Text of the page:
IRVINE, Calif.--(BUSINESS WIRE)--Axonics Modulation Technologies, Inc., developer of the first rechargeable Sacral Neuromodulation (r-SNM™) system for the treatment of urinary and fecal dysfunction, announced today that the United States Patent and Trademark Office has granted Axonics four new U.S. patents relating to its implantable sacral neuromodulation technology. “The diverse and rapid expansion of the Axonics U.S. patent portfolio further demonstrates the level of innovation applied by our Company in addressing the unmet needs of clinicians and patients relating to implantable Sacral Neuromodulation. With these four new U.S. patents, we now have 73 granted and 78 pending patent applications in our portfolio in various jurisdictions around the world,” said Raymond W. Cohen, Axonics Chief Executive Officer. The Axonics patent portfolio represents technology internally developed by Axonics and under license from the Alfred Mann Foundation. The Axonics r-SNM System® received European CE Mark approval in June 2016 and Health Canada approval in December 2016 for the treatment of overactive bladder (including urinary urge incontinence and urinary urgency-frequency), urinary retention, and fecal incontinence. The Company has completed enrollment of its RELAX-OAB multi-center post-market clinical study for patients with overactive bladder in select centers in the Netherlands, Belgium, France and the UK. Axonics anticipates initiating a U.S. FDA pivotal clinical study for overactive bladder patients in select centers in the U.S., Canada and Europe in the second half of 2017. The Axonics neuromodulation platform includes, among other innovations, a miniaturized rechargeable implantable neuromodulation stimulator that is approximately one-fourth the size of the smallest currently marketed rechargeable neuromodulation devices and can be directed toward numerous clinical applications. The Axonics stimulator is qualified to last at least 15 years in the body and needs to be recharged once every week or two for approximately one hour via a charging system designed to optimize ease of use and patient comfort. In addition, the Axonics platform features a key-fob sized, patient-friendly remote control and an intuitive clinician programmer that will guide and support physician implanters throughout the clinical procedure, from lead placement to programming. Axonics’ initial clinical application for its technology is Sacral Neuromodulation (SNM) for the treatment of urinary and fecal dysfunction which affects over 100 million adults in the U.S. and Europe. SNM is a reimbursed FDA-approved therapy that has proven to be an effective and durable treatment widely used in Europe and the U.S. for the past two decades with more than 200,000 patients having benefited from the therapy to date. Axonics, based in Irvine, CA, is a privately-held company developing novel implantable neuromodulation technology directed toward a number of clinical indications. Investors include Edmond de Rothschild Investment Partners, Advent Life Sciences, NeoMed Management, Legend Capital, Cormorant Asset Management and The Alfred E. Mann Foundation. For more information, visit the Company’s website at www.axonicsmodulation.com.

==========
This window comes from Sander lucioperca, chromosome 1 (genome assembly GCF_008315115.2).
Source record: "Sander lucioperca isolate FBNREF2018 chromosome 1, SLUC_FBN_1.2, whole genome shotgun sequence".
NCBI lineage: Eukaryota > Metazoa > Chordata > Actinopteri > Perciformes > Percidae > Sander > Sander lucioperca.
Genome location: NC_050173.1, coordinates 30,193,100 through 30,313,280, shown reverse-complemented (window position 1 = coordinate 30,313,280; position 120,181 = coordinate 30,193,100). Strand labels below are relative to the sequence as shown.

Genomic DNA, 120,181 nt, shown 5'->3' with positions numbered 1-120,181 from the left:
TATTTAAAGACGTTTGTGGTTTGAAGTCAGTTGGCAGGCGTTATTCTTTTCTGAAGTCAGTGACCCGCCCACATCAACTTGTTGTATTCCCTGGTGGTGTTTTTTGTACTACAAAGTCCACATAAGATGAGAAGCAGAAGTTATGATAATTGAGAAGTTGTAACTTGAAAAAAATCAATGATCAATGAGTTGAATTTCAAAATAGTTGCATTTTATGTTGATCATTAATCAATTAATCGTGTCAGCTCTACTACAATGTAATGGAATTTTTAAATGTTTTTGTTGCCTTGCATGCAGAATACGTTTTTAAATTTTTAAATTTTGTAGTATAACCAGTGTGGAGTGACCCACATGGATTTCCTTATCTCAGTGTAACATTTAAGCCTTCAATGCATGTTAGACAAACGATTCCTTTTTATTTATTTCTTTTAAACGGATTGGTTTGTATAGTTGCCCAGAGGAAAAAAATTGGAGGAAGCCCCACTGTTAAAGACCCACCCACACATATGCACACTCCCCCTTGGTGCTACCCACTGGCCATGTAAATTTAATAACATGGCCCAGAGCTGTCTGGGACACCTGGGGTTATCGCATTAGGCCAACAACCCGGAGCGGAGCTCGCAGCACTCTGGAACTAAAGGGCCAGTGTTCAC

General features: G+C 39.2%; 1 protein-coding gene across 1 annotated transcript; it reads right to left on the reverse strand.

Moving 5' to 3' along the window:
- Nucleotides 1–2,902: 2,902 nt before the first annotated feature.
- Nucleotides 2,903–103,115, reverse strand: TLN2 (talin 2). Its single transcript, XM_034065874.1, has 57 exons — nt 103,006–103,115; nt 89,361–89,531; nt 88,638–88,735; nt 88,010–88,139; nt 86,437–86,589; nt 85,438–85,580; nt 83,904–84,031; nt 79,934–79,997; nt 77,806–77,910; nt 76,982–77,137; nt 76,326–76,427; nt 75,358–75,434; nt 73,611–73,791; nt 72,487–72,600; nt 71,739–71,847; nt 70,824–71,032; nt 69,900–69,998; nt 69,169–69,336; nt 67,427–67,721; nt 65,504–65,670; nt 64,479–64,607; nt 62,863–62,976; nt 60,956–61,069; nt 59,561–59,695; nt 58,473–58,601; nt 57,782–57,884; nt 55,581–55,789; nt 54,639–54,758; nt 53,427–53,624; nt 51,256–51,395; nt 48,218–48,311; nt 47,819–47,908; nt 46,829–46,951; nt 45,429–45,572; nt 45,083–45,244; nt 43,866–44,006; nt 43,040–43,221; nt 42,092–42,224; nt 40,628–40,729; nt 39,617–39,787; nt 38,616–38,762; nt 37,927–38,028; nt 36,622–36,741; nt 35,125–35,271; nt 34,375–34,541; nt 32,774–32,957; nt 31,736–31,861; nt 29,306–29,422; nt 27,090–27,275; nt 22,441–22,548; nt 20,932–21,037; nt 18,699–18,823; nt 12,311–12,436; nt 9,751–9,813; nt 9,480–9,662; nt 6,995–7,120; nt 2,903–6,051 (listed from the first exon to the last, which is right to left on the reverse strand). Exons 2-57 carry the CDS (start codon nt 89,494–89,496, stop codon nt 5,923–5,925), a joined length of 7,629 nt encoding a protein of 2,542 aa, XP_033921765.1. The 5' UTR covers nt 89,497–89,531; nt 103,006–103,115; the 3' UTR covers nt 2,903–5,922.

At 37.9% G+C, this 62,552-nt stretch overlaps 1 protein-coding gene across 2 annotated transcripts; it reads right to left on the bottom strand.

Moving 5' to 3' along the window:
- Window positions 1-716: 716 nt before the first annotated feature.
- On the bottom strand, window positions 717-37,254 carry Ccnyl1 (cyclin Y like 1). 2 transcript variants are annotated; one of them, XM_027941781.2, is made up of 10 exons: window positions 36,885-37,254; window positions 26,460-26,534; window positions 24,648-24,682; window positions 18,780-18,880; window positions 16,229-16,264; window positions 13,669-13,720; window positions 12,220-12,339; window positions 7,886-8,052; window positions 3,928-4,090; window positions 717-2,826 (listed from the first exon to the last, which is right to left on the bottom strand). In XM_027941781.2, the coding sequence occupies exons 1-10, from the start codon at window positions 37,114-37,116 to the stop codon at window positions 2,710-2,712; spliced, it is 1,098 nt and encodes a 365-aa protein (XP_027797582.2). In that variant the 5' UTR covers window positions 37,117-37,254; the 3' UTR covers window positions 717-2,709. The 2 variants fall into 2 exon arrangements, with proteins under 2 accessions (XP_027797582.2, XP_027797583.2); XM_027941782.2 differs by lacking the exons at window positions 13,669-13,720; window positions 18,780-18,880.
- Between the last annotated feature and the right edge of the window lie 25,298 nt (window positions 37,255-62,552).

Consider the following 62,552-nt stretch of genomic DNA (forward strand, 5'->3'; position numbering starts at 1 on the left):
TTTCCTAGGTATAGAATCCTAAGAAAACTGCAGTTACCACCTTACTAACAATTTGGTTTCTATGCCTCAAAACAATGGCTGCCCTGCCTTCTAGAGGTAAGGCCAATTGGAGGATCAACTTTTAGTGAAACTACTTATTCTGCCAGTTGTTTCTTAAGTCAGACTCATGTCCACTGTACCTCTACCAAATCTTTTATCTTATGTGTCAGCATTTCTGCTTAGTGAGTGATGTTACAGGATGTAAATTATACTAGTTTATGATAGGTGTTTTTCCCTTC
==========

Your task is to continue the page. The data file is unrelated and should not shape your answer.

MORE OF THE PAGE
News Article | February 21, 2017
Site: www.prnewswire.com

NEW YORK, Feb. 21, 2017 /PRNewswire-USNewswire/ -- The Alfred P. Sloan Foundation announces the selection of 126 outstanding U.S. and Canadian researchers as the recipients of the 2017 Sloan Research Fellowships. The fellowships, awarded yearly since 1955, honor those early-career...


News Article | February 21, 2017
Site: www.eurekalert.org